The policy-allowed calls are then executed by the broker and the results returned to the target process via the same IPC.
Security is one of the most important goals for Chromium.
The key to security is understanding: we can only truly secure a system if we fully understand its behaviors with respect to the combination of all possible inputs in all possible states.
For a codebase as large and diverse as Chromium, reasoning about the combined behavior of all its parts is nearly impossible.
The sandbox objective is to provide hard guarantees about what ultimately a piece of code can or cannot do no matter what its inputs are.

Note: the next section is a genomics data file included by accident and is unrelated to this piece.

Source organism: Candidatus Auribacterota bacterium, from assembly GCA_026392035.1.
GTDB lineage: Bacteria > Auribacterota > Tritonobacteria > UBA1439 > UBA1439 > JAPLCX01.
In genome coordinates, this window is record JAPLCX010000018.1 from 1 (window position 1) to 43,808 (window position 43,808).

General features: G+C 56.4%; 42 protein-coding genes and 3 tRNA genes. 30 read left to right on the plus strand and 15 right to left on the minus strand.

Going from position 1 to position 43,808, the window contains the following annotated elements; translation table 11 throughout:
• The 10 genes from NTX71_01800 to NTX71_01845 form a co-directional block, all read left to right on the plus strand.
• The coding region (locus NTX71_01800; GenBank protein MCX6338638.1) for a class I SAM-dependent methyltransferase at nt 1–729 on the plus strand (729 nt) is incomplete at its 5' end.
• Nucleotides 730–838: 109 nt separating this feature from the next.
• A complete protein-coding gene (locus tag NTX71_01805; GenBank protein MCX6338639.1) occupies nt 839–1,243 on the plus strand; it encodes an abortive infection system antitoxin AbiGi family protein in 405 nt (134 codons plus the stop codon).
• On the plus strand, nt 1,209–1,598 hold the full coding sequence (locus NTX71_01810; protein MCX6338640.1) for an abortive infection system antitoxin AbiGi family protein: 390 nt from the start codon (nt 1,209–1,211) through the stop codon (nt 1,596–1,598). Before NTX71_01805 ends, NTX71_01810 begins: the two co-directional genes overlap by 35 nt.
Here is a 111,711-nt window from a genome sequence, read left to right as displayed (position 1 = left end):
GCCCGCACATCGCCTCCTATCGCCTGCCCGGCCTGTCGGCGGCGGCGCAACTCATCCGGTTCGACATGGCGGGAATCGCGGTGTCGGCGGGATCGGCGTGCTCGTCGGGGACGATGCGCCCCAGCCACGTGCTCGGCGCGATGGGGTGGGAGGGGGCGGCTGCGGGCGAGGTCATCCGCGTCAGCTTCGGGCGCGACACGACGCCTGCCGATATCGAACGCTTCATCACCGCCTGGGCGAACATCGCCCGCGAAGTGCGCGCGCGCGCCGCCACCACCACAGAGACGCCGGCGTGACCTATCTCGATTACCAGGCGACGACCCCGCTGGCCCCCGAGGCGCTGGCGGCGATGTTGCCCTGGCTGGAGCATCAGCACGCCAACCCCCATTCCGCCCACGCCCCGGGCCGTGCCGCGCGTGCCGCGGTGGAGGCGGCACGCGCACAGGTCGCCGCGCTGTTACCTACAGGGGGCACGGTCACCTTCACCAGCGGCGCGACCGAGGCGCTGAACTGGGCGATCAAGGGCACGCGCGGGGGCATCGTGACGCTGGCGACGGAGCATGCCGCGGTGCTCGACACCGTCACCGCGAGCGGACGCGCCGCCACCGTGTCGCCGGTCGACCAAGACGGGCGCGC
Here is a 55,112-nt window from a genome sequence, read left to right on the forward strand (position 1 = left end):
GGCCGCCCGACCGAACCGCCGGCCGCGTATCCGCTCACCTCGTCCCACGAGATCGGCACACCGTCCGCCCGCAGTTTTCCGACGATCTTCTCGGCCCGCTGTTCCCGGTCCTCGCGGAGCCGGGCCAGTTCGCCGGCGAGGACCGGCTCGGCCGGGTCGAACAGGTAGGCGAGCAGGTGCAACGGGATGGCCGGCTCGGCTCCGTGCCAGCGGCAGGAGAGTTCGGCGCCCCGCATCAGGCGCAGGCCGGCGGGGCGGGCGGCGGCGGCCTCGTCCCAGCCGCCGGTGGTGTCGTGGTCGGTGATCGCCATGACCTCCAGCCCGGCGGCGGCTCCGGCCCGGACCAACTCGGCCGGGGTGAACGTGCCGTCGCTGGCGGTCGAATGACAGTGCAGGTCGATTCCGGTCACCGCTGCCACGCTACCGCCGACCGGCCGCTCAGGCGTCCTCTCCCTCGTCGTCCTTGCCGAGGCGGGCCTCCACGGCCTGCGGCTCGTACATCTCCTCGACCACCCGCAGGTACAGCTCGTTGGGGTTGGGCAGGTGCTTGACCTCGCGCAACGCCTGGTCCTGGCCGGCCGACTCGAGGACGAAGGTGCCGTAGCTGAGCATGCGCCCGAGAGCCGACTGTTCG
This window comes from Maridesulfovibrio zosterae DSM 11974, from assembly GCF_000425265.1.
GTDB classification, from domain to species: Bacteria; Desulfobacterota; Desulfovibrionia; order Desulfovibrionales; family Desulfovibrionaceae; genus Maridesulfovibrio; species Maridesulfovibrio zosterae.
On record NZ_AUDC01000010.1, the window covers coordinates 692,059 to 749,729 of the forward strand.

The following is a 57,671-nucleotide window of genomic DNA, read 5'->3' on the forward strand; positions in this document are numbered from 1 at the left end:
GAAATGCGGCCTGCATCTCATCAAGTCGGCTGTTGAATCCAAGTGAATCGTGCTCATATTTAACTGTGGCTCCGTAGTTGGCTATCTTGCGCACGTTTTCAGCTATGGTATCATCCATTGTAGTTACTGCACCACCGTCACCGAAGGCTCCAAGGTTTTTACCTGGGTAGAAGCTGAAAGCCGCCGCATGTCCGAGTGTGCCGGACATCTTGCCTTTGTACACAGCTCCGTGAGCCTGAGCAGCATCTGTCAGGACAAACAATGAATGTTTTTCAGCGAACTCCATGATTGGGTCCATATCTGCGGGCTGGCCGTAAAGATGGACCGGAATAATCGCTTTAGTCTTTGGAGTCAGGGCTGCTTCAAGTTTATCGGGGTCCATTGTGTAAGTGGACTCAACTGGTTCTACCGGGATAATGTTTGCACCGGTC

Sandbox leverages the OS-provided security to allow code execution that cannot make persistent changes to the computer or access information that is confidential.
The architecture and exact assurances that the sandbox provides are dependent on the operating system.
This document covers the Windows implementation as well as the general design.
The Linux implementation is described here, the OSX implementation here. There are no special kernel mode drivers, and the user does not need to be an administrator in order for the sandbox to operate correctly.
The sandbox is designed for both 32-bit and 64-bit processes and has been tested on all Windows OS flavors between Windows 7 and Windows 10, both 32-bit and 64-bit. Anything that needs to be sandboxed needs to live on a separate process.